On Sunday a federal appeals court on Sunday affirmed the lower court ruling which rejected the Standing Rock Sioux Tribe’s motion to halt the Dakota Access pipeline on the basis that they had not been adequately consulted by the U.S. Army Corps of Engineers before the construction began.
The Dallas-based Energy Transfer Partners resumed digging trenches and laying down pipe on Tuesday, arguing that the ruling allowed the company to continue building in an area within 20 miles to the east and west of the Missouri River.
However, a statement from the Justice Department, Interior Department and the Corps of Engineers requested that Energy Transfer Partners pause construction, saying it was too early to allow work to continue on lands bordering and under Lake Oahe, a reservoir managed by the Corps or Engineers and the main water supply for the Standing Rock Sioux Tribe.
Clashes between police and protesters intensified after Sunday’s ruling, resulting in 23 arrests and charges of engaging in a riot and criminal trespassing on Monday alone. Two people chained themselves to construction equipment Tuesday morning in an attempt to disrupt construction, according to the Morton County Sheriff.
Actress Shailene Woodley, star of Divergent, was included in the arrests and is an outspoken advocate against the pipeline.
The controversy surrounding the pipeline has drawn the largest gathering of Native Americans in 100 years to the reservation of the Standing Rock Sioux Tribe, where they have set up camp just miles from the pipeline.
Along with the outbreak on Tuesday, the protest has become heated on many other occasions.
In July, protesters residing in the camp said security hired by the energy company confronted them with pepper spray and dogs that bit some of them, including a child.
The company and the sheriff’s department denied these claims, saying protesters had knives and hatchets and injured the private security and dogs.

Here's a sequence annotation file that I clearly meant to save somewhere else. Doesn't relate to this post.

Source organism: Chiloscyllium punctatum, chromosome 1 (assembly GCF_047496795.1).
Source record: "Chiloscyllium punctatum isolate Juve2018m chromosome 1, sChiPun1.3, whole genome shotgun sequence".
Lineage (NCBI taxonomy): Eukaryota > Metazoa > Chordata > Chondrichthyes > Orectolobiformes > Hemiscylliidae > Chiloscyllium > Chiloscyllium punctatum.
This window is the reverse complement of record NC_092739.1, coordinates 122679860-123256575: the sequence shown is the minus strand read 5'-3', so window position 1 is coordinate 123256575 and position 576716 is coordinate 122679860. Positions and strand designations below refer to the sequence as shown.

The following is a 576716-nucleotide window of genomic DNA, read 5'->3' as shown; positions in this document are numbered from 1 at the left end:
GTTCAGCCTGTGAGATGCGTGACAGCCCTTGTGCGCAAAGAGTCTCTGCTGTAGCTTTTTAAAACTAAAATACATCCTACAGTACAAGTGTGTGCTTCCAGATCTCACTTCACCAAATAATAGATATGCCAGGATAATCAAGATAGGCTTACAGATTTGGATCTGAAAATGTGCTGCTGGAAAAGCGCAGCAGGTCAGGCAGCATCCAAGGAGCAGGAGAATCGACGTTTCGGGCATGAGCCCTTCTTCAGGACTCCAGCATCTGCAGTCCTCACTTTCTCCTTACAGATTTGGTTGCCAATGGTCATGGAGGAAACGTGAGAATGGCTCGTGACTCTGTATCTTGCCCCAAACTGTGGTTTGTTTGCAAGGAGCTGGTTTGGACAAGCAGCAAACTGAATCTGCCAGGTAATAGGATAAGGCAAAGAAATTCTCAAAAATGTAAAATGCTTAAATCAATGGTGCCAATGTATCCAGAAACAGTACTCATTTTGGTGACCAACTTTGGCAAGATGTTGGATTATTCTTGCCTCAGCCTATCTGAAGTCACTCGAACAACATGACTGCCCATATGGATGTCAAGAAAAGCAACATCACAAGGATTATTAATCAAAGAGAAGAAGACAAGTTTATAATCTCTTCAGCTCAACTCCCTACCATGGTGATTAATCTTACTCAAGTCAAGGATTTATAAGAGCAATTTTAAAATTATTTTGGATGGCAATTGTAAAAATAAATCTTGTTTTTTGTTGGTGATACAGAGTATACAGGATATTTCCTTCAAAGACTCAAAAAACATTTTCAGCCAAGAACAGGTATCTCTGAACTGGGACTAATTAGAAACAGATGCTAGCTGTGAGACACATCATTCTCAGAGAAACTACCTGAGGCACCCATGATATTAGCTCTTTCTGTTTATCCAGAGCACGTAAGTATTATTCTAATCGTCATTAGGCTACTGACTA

Nearly 95 arrests have been since the protest began in July, including David Archambault II, the Standing Rock Sioux Tribal Chairman.
Sunday’s ruling was a crucial moment in the prolonged conflict, which began when the Standing Rock Sioux Tribe sued to block the pipeline on the grounds that they were not meaningfully consulted before construction began and that the pipeline disrupted culturally sacred sites and presented a danger to the reservation’s water supply.
While the lower court denied this appeal, in an unprecedented manner, the Department of Justice, Department of the Army and Department of the Interior intervened with a joint statement requesting that the pipeline company cease all construction activity on government land within 20 miles east or west of Lake Oahe until they re-evaluated their own decision-making surrounding the pipeline.
The pause stuck until Tuesday but only on the small segment near the reservation.
The rest of the 1,172-mile pipeline, stretching from the Bakken oil fields in North Dakota to tank farms in Patoka, Ill., is nearly complete according to the Associated Press.
If completed, the pipeline will transport approximately 470,000 barrels of oil per day with a capacity as high as 570,000 barrels per day or more, which accounts for roughly half of current daily crude oil production in the Bakken, according to Energy Transfer Partners.
Supporters of the pipeline claim the pipeline would decrease transportation time between the oil wells and markets and would reduce traffic of oil trains and trucks, ultimately making rails and roads safer.
While Energy Transfers says the pipeline is made safe by including leak detection equipment and remote-close block valves if a detection were to occur, the tribe disagrees, saying the pipeline, which crosses more than 200 bodies of water, is a threat to water reservoirs in the Midwest.
In the presidential election sphere, the dispute has garnered little attention from Democrat nominee Hillary Clinton and Republican nominee Donald Trump.
Though both Bernie Sanders and Jill Stein empathized with the protester’s cause and advocated for an immediate halt to the construction of the pipeline, the Clinton campaign still has yet to aligned with either side, raising eyebrows among the protesters.
On the other hand, the Trump campaign is alleged to have economic ties to the pipeline through Trump’s energy adviser, Harold Hamm.
Hamm, the founder and chair of Continental Resources, a fracking company in the Bakken Shale, announced in September that the that oil obtained in the Bakken by the company will be transported through the pipeline in order to get oil on the market faster and to reduce the cost of transportation.
Jacob Knutson is a sophomore journalism, English and political science major from Rapid City, S.D.